With the shelves empty at pharmacies, supermarkets and other stores, people selling hand sanitizer on the streets of Mexico City’s historic center are raking in the profits, getting three to four times the regular market price for the product.
“Even by the 20-liter jug,” said one police officer working on Avenida Juárez, alongside the city’s famous Alameda Park.
Vendors here and elsewhere in downtown Mexico City have posted signs advertising hand gel, much of it sold in containers without labels.
The newspaper Reforma found a vendor in Chinatown, just to the south of the Alameda, selling 525-milliliter bottles bearing the labels of the Blumen brand for 100 pesos (US $4.30). Supermarkets were charging around 30-40 pesos for the same product before stocks ran out.
The same vendor also had unlabeled 280-milliliter bottles for 50 pesos and even smaller ones for 15 pesos.
The federal consumer protection agency Profeco announced on March 21 that the average black-market price for hand sanitizer in Mexico was 13.83 pesos per 60 milliliters. At that price, a liter costs 230 pesos. A 1-liter bottle of Blumen hand sanitizer cost around 55 pesos in the supermarkets.
Three days later, Profeco agents seized 1,435 unlicensed, unlabeled bottles of hand sanitizer and face masks.
The agency warned of the danger of such products in a press release, saying that the hand gel “might not disinfect, or could even contain a prohibited ingredient.”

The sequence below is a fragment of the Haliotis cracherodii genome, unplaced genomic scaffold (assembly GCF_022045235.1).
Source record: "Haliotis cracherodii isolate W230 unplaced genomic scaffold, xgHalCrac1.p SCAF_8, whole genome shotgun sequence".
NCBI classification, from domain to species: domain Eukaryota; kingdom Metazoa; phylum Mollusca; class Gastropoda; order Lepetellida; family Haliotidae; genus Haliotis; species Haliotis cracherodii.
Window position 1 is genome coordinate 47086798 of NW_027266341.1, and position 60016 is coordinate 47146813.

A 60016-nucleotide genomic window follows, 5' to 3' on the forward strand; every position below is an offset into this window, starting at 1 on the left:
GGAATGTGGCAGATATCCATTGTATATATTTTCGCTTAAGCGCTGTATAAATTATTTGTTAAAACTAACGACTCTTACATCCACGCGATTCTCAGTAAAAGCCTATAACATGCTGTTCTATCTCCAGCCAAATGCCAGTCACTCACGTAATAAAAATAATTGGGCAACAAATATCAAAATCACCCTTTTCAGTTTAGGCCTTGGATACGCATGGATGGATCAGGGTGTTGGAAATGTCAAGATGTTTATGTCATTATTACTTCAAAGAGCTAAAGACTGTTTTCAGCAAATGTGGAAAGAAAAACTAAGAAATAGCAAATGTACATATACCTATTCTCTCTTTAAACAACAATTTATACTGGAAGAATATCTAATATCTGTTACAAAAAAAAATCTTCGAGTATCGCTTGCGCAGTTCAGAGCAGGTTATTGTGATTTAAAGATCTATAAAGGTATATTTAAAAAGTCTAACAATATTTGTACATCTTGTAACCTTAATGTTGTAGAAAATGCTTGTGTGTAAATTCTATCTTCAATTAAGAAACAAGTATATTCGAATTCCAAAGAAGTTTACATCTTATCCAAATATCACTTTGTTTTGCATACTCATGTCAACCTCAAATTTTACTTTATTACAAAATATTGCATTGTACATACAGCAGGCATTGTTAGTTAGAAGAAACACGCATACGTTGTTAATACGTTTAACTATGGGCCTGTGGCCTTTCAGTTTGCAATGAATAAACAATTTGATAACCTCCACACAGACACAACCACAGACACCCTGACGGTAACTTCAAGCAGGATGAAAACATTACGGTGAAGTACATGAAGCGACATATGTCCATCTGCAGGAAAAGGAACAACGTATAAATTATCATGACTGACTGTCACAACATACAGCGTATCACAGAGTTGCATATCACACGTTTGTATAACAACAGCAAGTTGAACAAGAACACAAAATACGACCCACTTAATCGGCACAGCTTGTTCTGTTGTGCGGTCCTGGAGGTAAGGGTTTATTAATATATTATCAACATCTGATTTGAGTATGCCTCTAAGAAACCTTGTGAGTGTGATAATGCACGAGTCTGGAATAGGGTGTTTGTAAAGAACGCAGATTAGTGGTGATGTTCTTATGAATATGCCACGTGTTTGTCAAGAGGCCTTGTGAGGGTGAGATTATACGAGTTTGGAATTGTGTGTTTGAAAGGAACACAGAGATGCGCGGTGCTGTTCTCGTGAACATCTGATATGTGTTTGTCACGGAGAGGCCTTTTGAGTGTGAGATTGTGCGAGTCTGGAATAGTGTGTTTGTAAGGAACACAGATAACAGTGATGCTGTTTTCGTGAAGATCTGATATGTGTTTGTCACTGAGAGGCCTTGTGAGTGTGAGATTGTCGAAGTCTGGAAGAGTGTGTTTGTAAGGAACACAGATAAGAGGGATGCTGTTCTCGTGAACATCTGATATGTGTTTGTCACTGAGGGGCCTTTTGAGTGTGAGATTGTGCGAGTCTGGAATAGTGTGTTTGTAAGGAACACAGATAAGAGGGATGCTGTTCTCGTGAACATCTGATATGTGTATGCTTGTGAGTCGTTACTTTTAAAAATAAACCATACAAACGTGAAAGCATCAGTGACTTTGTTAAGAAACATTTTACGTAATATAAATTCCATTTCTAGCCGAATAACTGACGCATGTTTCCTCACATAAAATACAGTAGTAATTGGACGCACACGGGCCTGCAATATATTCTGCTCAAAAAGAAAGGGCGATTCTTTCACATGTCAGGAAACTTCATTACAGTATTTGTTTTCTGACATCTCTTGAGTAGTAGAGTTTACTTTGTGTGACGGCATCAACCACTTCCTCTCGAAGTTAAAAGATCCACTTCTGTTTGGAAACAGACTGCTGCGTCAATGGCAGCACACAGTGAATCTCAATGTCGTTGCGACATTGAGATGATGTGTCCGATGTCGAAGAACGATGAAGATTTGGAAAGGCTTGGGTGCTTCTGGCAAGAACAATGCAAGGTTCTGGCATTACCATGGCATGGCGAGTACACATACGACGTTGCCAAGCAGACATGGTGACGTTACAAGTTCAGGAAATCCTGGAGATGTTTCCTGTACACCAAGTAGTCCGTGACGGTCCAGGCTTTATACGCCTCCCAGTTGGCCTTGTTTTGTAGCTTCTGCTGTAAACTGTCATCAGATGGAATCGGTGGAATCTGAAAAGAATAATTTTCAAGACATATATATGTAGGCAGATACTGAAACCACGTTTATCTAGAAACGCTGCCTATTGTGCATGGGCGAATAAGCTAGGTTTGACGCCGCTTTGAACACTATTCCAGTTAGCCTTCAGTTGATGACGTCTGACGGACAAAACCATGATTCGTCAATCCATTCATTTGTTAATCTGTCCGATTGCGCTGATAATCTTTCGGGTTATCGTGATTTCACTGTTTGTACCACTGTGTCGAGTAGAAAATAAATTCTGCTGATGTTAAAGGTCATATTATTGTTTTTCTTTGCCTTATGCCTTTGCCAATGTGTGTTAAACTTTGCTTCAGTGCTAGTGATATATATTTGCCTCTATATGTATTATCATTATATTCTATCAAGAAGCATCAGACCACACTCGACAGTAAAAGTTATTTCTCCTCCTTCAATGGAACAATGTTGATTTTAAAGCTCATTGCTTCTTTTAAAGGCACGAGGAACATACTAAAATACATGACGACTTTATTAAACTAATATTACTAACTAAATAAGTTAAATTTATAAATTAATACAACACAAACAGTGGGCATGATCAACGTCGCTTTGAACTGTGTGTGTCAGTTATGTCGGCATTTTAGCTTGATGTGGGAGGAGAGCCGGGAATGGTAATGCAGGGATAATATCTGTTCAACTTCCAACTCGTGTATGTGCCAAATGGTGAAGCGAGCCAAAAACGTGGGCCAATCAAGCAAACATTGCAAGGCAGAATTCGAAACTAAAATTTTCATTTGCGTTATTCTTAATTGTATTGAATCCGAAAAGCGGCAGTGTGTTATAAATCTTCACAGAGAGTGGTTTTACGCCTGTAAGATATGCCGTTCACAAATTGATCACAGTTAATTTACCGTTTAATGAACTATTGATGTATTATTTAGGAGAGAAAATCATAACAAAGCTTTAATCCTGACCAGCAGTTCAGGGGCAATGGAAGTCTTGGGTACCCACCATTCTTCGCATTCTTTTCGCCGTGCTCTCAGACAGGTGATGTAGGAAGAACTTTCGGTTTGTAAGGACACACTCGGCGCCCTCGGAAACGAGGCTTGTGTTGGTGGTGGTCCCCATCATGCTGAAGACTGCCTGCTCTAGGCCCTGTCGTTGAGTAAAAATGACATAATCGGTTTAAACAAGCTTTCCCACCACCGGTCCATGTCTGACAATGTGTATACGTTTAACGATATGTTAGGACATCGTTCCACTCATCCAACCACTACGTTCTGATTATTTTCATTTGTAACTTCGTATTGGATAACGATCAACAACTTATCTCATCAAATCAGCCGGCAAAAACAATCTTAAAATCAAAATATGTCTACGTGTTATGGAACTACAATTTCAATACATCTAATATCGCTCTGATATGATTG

But fear has bolstered demand on Mexico City streets and the commerce, although illegal, is evident.
“I see them get it from that booth there,” said a shoe shiner on a corner of the popular pedestrian street Calle Madero.
Reforma reporter Jorge Ricardo found a wide range of prices on the street. He saw 60-milliliter bottles being sold for as low as 10 pesos to as high as 50 pesos.
Bootleg hand gel vendors are finding they can’t even make enough to meet demand. Ricardo asked a group of young people who passed him with bags full of unlabeled 5 and 10-liter plastic bottles if they were going to sell them.
“Yes, but not until tomorrow, because we ran out of alcohol,” one of them replied.
As she sold the last of her plastic bottles, a vendor in the La Merced market told Ricardo that she did not believe that all the hand sanitizer would even do any good.
Still, she was able to ask for as much as 180 pesos for an empty 2-liter plastic bottle.
Despite benefiting from the fear caused by the Covid-19 pandemic, the vendor claimed not to believe the news of the virus and said that people were wasting their money on hand sanitizer.
“It’s a rumor. The whole world’s getting sick, but this is utter nonsense from the federal and world governments,” she said. “You go and find out who caused this disorder.”
Source: Reforma (sp)